* Rising commodity prices help boost benchmark
* CIBC jumps higher as results surprise
* Maple Leaf shares rebound amid food recall (Adds details)
TORONTO, Aug 27 (Reuters) - The Toronto Stock Exchange’s main index rose more than 1 percent on Wednesday, powered by strength in commodity-related stocks and better than expected results from Canadian Imperial Bank of Commerce (CM.TO).
The heavyweight financial services sector jumped 1.8 percent with CIBC, Canada’s fifth-biggest bank, up 5 percent at C$59.93.
CIBC reported a 91 percent drop in third-quarter profit — its first profit in three quarters — as results were hampered by structured investments related to the U.S. residential mortgage market, but the charges were lower than many analysts had expected.
The share rise shows Bay Street felt the results weren’t as bad as expected, said Rick Hutcheon, president and chief operating officer at RKH Investments.
“I think a lot of the players were worried that CIBC would take another big writedown on some of the subprime issues,” said Hutcheon. “The fact that it was a minor writedown compared to what they’ve done in the past ... I think is being seen quite positively.”
At midmorning, the S&P/TSX composite index .GSPTSE was up 205.55 points, or 1.6 percent, at 13,504.42, with nine of its 10 main groups higher. The consumer discretionary group sank 0.2 percent.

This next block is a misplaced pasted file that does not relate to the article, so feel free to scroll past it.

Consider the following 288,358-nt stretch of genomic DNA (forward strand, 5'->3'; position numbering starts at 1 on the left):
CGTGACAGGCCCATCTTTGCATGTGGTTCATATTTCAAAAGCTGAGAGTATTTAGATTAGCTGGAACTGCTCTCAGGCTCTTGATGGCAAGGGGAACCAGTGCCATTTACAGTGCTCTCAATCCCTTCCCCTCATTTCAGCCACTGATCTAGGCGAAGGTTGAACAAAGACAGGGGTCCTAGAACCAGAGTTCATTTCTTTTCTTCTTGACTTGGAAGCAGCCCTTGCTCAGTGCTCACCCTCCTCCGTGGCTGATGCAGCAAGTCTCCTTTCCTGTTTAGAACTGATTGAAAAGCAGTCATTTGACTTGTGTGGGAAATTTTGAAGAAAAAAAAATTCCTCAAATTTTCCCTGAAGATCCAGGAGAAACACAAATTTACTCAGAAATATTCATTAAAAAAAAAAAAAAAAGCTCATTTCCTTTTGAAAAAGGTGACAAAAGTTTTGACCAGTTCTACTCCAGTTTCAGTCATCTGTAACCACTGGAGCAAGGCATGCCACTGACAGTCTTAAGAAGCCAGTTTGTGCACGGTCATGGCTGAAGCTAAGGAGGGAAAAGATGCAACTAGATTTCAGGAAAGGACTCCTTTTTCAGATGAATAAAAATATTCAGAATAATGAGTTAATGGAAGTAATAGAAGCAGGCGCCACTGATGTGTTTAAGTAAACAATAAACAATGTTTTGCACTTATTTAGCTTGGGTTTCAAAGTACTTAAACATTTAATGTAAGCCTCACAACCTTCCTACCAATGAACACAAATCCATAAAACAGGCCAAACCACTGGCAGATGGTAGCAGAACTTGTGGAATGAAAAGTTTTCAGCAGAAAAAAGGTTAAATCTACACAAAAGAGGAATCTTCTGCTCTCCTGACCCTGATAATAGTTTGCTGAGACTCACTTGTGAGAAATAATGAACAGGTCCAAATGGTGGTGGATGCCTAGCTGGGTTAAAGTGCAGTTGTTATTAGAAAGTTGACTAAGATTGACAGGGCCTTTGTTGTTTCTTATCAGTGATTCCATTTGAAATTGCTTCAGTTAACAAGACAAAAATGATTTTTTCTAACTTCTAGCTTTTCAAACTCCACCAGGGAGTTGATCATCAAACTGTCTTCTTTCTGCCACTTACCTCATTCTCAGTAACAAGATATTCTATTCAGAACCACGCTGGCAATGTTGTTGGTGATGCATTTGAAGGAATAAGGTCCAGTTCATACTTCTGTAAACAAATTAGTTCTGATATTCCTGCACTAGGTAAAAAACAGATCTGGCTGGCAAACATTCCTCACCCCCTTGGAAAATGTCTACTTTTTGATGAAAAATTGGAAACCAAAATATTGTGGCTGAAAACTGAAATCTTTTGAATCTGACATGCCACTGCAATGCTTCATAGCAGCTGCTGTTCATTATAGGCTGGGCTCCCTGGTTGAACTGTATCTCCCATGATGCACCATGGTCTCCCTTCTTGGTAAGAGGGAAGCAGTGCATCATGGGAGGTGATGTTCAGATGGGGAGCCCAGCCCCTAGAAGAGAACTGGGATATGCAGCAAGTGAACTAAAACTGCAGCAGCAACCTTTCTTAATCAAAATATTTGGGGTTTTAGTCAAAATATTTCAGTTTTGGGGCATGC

Firmness oil and gold prices also supported the benchmark index, sending the energy and materials sectors up 2.3 percent and 2 percent, respectively.
“I think there’s a fairly strong view out there that the fourth quarter could have a rally in commodity prices and commodity stocks,” said Ian Nakamoto, director of research at MacDougall, MacDougall & MacTier.
“We’re a little bit early for that but maybe we’re getting started here.”
Among resources, Teck Cominco TCKb.TO rose 2.1 percent to C$42.24, and Agnico-Eagle (AEM.TO) jumped 2.8 percent to C$60.73.
Maple Leaf Foods (MFI.TO), whose stock has been battered in recent days, rose 2.8 percent C$8.21.
The company remains in the spotlight as more products were pulled from store shelves amid a deadly food poisoning outbreak associated with 15 deaths, and faces a series of class action lawsuits. ($1=$1.05 Canadian) (Reporting by Jennifer Kwan; editing by Rob Wilson)